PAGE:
Tumor And T Cells: A Research Study Sheds Light On The 'Assassins' That Don't Create Cellular Energy

Tumor And T Cells: A Research Study Sheds Light On The 'Assassins' That Don't Create Cellular Energy

A research team led by Jessica Thaxton, PhD, MsCR, associate professor of cell biology and physiology and co-leader of the Cancer Cell Biology Program at the UNC Lineberger Comprehensive Cancer Center, aimed to understand why T cells do not sustain energy in tumors

ANIUpdated: Wednesday, March 20, 2024, 04:46 PM IST
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T cells are commonly referred to be "assassins" or "killers" because they can plan and execute missions to hunt down bacteria, viruses, and cancer cells throughout the body. As powerful as T cells may be, current research has revealed that once they enter the environment of a solid tumor, they lose the energy required to fight the malignancy.


A research team led by Jessica Thaxton, PhD, MsCR, associate professor of cell biology and physiology and co-leader of the Cancer Cell Biology Program at the UNC Lineberger Comprehensive Cancer Center, aimed to understand why T cells do not sustain energy in tumors.

Using their expertise in tumor immunity and metabolism, the Thaxton Lab, led by the Katie Hurst, MPH, and 4th year graduate student Ellie Hunt, found that a metabolic enzyme called Acetyl-CoA Carboxylase (ACC) causes T cells to store fat rather than burning fat for energy.


"Our discovery fills a long-standing gap in knowledge regarding why T cells in solid tumors don't appropriately generate energy," said Thaxton. "We inhibited the expression of ACC in mouse cancer models, and we observed that T cells were able to persist much better in solid tumors."


The new findings and immunotherapeutic strategies, which were published in Cell Metabolism, could be used to make multiple types of T-cell therapies more effective for patients, possibly encompassing both checkpoint and chimeric antigen receptor (CAR) T-cell therapies.


In the field of cancer immunotherapy, it has long been known that T cells are not able to create their cellular energy, called adenosine triphosphate or ATP, when they are inside of a solid tumor.


In 2019, Thaxton's lab studied a T cell with optimal antitumor function. In a publication in Cancer Immunology Research, Hurst and Thaxton used a proteomics screen to identify enzymes associated with the optimal antitumor metabolism of these T cells. Through this screen, the two discovered that ACC expression may limit the ability of T cells to make ATP in tumors. ACC, a key molecule that is involved in many metabolic pathways, blocks cells from breaking down fat and using it as fuel for energy in mitochondria.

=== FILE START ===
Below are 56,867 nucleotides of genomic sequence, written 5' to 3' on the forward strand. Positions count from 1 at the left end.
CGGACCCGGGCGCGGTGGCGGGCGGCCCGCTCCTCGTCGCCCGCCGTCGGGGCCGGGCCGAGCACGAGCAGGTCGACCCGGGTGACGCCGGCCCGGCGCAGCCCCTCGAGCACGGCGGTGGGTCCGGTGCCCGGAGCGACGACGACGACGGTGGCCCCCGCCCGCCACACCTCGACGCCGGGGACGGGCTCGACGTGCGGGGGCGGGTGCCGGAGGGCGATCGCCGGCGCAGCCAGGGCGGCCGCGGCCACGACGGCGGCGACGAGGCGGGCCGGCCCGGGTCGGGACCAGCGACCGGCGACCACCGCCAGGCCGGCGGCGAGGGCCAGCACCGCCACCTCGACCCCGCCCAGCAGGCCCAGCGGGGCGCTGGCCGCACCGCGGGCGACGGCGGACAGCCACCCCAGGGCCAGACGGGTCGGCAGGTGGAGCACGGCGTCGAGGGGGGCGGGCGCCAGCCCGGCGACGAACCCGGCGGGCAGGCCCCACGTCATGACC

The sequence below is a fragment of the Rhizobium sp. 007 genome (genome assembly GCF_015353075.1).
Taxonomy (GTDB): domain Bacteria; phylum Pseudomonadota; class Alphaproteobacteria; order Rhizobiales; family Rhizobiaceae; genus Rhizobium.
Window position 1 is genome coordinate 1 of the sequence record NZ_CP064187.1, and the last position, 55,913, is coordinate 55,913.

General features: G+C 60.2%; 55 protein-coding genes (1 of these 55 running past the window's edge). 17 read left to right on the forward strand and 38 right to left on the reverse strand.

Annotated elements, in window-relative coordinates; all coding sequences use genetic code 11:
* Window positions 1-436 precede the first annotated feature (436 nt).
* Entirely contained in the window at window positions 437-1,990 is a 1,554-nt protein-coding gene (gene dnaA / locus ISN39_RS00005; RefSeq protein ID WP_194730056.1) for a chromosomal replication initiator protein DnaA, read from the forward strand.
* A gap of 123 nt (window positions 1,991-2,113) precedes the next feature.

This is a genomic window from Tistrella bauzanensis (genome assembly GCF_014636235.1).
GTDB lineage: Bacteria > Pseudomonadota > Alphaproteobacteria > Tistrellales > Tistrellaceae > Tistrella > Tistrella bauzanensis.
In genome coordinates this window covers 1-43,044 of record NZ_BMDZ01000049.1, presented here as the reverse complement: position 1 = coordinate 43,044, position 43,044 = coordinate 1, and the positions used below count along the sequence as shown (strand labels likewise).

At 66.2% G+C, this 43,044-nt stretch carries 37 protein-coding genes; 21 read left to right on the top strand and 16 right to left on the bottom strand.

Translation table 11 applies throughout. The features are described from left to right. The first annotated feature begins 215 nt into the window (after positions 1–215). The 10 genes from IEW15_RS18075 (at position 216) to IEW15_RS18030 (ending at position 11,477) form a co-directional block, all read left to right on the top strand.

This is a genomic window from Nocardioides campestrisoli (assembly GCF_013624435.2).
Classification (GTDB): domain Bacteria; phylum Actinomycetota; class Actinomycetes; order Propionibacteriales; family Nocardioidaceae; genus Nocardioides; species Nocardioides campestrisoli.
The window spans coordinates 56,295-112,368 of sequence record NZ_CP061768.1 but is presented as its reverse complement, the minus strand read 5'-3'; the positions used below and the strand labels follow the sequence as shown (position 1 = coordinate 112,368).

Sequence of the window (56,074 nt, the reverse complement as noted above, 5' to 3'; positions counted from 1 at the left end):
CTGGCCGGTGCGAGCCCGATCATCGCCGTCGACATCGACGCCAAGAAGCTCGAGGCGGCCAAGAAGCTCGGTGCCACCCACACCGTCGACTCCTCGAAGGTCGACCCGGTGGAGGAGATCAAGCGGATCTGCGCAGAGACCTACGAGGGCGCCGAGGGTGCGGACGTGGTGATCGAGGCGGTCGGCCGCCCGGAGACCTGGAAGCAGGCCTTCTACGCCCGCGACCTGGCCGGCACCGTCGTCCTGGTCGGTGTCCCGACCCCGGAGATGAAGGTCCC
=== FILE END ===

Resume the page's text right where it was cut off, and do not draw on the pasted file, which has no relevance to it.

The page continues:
"Acetyl-CoA carboxylase can drive the balance between storing lipids versus breaking down those lipids and feeding them into the citric acid cycle for energy," said Thaxton. "If ACC is flipped 'on', cells generally store lipid. If ACC is 'off', cells tend to use the lipid in their mitochondria to make ATP."


Using Hunt's expertise in confocal imaging, the research team was able to observe lipid stores in T cells isolated from multiple types of cancers. The observation, as well as other experiments, confirmed the team's hypothesis that T cells were storing lipids instead of breaking them down.
Thaxton's team then used CRISPR Cas9-mediated gene deletion to see what would happen if they "deleted" ACC from the picture. There was a rapid reduction in the amount of lipid storage in T cells, and the team was able to visualize fat relocating to the mitochondria to be used to generate energy.


Thaxton now hypothesizes that T cells may need a "delicate balance" of lipids to persist in solid tumors with a certain amount of lipid dedicated to cancer cell assassination and low levels of fats being maintained in stores.
The latest findings could prove to be useful in enhancing chimeric antigen receptor (CAR) T-cell therapies. This cutting-edge technology takes T cells out of cancer patients, modifies them in the lab to hunt down tumor cells, and then re-infuses the cells to fight the patient's cancer. Preliminary data from Thaxton's lab demonstrates that even the manufactured T cells contain excess lipid stores.


The lab is starting to look in patient samples to understand how researchers can possibly flip the ACC metabolic switch directly in patient tumors, negating the need to take out and reinfuse cells back into the body. But researchers must first determine how this could affect other immune cell populations in the body, such as macrophages.

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